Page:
Earlier this week I ran across a post that smartly drew a metaphor between marketing to consumers and ‘finding the kitchen’ at a party. You probably know the drill – people gravitate to the kitchen during parties, no matter how much you try to migrate the group to other areas. This is an outstanding metaphor for brands who want to connect with people on the web (or anywhere for that matter).
I recall sitting down at an impromptu meeting last year where I was the lone ‘social media guy’ presenting on the fly to a room full of entertainment biz execs and marketers. The conversation drifted to ‘we need to drive traffic to our website,’ to which I paused and asked the question ‘what is the ultimate goal of interacting with this audience?’ See, web traffic should not be the goal – sales should! In other words, who cares how many people come to your website if they don’t buy anything (or do something else you’re hoping they will do for you)? When I posed the question, I got a lot of blank looks and a couple of people talking about how they ‘needed’ web traffic for this or that, but there was no compelling rationale for not providing content and engaging with the audience via social media vs. the websites they had created for their artists. Basically they were lukewarm to the idea of engaging with their audience too much on social platforms unless we were specifically driving them back to their sites (to consume essentially the same content). By holding back, they forgot where the kitchen was.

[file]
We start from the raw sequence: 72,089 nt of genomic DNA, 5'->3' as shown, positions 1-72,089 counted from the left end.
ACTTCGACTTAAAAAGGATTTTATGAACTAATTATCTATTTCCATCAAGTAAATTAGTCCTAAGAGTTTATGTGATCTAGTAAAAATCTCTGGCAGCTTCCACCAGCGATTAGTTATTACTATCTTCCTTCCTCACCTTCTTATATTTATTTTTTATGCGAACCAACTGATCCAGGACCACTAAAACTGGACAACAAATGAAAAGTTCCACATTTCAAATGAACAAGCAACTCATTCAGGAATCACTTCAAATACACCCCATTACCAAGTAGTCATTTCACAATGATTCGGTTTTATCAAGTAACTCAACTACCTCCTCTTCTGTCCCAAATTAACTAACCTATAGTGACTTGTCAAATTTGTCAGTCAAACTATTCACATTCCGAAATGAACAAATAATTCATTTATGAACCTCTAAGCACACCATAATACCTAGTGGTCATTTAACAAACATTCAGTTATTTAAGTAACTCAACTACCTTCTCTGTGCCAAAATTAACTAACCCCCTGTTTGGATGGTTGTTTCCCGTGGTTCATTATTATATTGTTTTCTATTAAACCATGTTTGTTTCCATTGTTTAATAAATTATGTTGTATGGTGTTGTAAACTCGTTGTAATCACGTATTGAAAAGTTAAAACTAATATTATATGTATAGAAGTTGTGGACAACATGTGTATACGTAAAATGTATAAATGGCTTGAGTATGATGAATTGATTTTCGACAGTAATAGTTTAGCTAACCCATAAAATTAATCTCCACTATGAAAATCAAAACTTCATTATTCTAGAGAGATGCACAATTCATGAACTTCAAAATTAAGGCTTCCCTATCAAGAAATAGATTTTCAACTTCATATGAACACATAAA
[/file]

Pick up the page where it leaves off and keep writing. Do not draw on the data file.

The above example is no doubt played out again and again on the social web day after day. We’ve all seen it – Facebook posts or tweets that are essentially only recycled sound bytes from ads, promotional offers, etc. Come to our website, buy our stuff, talk about us, etc., etc. To return to the kitchen metaphor, why not just hang out in the kitchen, wherever that might be? In other words, if the target audience is on Facebook, engage with them there! If they are communicating on targeted blogs or forums, find a way to add value to those conversations. Our job as marketers is to make the cash register ring, regardless of whether or not we run up web visits to any specific site.
Of course not everyone will end up hanging out in the kitchen – they might like the basement game room more, or perhaps the back yard, or the deck. The point is, let them decide where they are most comfortable hanging out, and join them there. Maybe the kitchen is Facebook, the game room is Twitter, the back yard is the mobile web. If you have a broad audience, you’ll have different places to pay attention to. Just like a party is more fun when you let people hang out where they want, you’ll encounter less resistance if you engage your audience on their terms, in their space. Just make sure you’re a good host. Nobody likes a lame party.